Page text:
My advice to other women is: if you can combine something you enjoy, with a market need, that can also make a bit of money, then do it!
What are your plans for the future?
I started the institute in 2012, and seven years later in 2019, I started the media business, including The Sara Show, a lifestyle show I host that is on Beijing Television and Tencent Video. We are launching on YouTube soon. On my show, I interview guests, interesting and successful people who share their tips on living and wellness with my audiences, such as Marie Kondo, Jessica Alba, Anastasia Soare (founder of Anastasia Beverly Hills), and Jean Georges.
This month, we are launching an online shop “Wonder Shop” attached to my WeChat Official Account “Miss Wonder” in China, which continues our ethos of positive living. We curate products for a happy home, looking good, going out, family time, and it’s positive living with a purpose because we give 15% of sales proceeds to “Protecting Girls Charity” educating little girls and their parents in rural China on sex education. We give back with every single transaction.
Who inspires you the most?
I always used to say my mother, for her vivacity, her charm, her elegance, her ability to put anyone at ease. But as I grow up and have a bit more life experience, I now say my father. Because my mother is an outwardly strong woman, her qualities were intimidating, but my father’s strength is quiet, wise, gentle. He is able to achieve the same but in a disarming and non-threatening way. As I reflect on myself now as a manager, leading my team to achieve greater things, I often think, what would my father do?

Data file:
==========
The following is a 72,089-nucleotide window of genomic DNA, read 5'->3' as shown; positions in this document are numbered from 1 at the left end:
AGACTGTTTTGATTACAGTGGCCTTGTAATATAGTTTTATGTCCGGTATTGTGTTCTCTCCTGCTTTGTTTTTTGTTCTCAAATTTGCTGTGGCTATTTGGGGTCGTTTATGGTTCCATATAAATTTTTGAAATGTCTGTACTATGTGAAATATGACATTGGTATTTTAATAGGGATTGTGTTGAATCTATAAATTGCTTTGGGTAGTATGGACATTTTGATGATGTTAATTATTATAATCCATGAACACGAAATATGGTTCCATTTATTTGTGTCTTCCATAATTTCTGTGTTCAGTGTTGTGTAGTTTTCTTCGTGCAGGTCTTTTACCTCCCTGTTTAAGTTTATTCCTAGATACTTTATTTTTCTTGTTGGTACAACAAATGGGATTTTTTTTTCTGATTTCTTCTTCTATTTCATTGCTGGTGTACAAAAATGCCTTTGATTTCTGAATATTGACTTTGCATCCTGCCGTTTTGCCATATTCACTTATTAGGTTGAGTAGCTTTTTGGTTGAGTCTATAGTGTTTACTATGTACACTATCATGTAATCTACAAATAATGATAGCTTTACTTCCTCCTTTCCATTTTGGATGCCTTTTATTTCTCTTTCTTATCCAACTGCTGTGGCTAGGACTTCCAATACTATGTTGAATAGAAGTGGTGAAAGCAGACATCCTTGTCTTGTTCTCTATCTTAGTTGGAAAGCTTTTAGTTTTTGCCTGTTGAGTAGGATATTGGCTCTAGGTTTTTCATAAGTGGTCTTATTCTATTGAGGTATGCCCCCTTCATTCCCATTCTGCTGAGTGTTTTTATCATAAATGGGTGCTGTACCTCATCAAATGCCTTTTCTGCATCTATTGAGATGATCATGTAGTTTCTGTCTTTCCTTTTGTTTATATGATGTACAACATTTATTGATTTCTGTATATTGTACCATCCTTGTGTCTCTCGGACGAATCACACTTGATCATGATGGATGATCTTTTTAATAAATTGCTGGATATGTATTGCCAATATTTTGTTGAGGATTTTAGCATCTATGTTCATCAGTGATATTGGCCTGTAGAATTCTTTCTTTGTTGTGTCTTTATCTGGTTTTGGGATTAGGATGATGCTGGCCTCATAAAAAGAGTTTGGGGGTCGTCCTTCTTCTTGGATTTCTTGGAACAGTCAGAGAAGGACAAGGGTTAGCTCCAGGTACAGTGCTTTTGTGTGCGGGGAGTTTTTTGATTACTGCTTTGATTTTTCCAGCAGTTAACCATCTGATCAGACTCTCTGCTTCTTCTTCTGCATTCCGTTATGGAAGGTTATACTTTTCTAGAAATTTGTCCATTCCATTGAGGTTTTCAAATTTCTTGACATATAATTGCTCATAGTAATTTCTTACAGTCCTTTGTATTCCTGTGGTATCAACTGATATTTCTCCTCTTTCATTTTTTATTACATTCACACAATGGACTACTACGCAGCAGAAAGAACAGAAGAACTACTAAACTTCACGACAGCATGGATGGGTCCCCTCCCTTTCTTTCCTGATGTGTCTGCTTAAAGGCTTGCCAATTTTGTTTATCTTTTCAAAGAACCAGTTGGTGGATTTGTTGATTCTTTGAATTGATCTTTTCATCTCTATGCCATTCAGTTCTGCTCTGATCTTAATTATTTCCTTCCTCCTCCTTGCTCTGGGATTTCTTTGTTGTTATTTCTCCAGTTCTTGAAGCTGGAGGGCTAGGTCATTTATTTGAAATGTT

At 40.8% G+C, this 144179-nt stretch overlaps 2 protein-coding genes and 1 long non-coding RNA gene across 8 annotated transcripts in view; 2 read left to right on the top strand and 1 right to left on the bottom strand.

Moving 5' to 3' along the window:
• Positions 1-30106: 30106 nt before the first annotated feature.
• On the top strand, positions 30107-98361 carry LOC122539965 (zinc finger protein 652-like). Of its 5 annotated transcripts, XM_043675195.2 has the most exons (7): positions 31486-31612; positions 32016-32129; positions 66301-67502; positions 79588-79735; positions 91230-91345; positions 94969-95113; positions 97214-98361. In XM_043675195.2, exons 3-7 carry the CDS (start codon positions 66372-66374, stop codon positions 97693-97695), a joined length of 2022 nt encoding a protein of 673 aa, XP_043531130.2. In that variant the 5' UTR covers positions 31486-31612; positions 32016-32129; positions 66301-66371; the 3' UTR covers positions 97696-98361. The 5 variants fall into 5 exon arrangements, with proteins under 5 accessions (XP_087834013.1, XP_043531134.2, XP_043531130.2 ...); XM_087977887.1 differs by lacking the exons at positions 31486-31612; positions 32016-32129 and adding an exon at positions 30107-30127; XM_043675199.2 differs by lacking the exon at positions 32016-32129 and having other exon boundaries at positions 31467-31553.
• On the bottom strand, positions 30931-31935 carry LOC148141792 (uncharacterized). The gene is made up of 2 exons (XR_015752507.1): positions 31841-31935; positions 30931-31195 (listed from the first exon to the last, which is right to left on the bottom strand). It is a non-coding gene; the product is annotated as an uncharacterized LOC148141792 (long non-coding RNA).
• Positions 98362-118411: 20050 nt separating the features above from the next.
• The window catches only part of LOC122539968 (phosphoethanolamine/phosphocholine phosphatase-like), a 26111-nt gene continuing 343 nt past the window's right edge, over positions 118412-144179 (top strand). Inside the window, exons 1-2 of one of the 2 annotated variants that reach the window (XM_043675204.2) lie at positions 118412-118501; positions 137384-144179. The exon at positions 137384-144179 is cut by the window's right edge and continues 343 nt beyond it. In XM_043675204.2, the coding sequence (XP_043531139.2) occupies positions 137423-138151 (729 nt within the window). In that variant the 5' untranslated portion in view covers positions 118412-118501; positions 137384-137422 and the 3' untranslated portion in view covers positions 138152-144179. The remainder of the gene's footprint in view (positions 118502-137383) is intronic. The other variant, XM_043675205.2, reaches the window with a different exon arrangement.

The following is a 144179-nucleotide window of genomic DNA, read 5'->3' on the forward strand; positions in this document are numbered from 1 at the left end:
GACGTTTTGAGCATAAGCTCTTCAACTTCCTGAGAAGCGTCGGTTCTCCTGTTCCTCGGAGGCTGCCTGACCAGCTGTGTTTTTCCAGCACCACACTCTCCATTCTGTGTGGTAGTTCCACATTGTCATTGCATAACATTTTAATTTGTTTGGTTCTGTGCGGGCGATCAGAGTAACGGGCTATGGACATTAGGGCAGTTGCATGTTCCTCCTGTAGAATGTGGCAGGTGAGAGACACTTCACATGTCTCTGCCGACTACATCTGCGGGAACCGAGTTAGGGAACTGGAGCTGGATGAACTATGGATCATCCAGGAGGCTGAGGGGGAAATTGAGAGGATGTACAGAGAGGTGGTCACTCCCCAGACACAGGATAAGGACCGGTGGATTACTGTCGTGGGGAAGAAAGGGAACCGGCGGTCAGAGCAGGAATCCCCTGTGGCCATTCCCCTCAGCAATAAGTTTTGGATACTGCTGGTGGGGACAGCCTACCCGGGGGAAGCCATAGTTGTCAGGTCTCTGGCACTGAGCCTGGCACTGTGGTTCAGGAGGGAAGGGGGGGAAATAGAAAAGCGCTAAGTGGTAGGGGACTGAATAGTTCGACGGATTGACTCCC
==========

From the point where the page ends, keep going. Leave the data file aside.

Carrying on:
How do you define success?
I recently reposted this on my Instagram stories:
“I aspire to be a woman who wakes up and loves what she does for a living every day. Travels often, spiritually secured, and financially stable.”
How much makeup should a woman wear? How do you think beauty ties into etiquette?
The amount of makeup that should be worn depends on the occasion! On a day-to-day basis, I’m makeup-free. I just put an SPF moisturiser on my face. When I take it up a notch, I have an amazing concealer for under-eyes only, which looks like I slept 8 hours. For nice dinners, I’ll put on Giorgio Armani’s Luminessence CC Cream, and a bit of blush, liner and lipstick. It takes a photoshoot or glamorous event for me to use foundation!
I think beauty is about looking and feeling natural and appropriate. So putting on a full face of makeup and lashes for a casual brunch would feel out of place, as would putting on zero makeup at a gala dinner.
What is a typical skincare ritual for you?
I am definitely more of a skincare than makeup girl. Actually, for a period of time when you put my Chinese name into the Baidu search engine, one of the searches would be “He Peirong bu hua zhuang”, which means “Sara Jane Ho doesn’t wear makeup.” I believe less is more when it comes to taking care of your skin!
The first thing I do when I get home is shower and wash my face. After washing, I’ll use a toner, and then if it’s bedtime, I put on the Methode Swiss Thermal Oxygen Overnight Moisture Mask. If it’s daytime, I’ll put on something lighter. But I always do a mask before and after a full face of makeup. Before, so makeup goes on better, and after, because makeup dries out your skin.
Sara’s Beauty Picks
Giorgio Armani Luminessence CC Cream, SGD73.90
Methode Swiss Thermal Oxygen Overnight Moisture Mask
NUXE Baume Levres Reve De Miel Honey Lip Balm, SGD17.50
L’Occitane Shea Butter Hand Cream, SGD33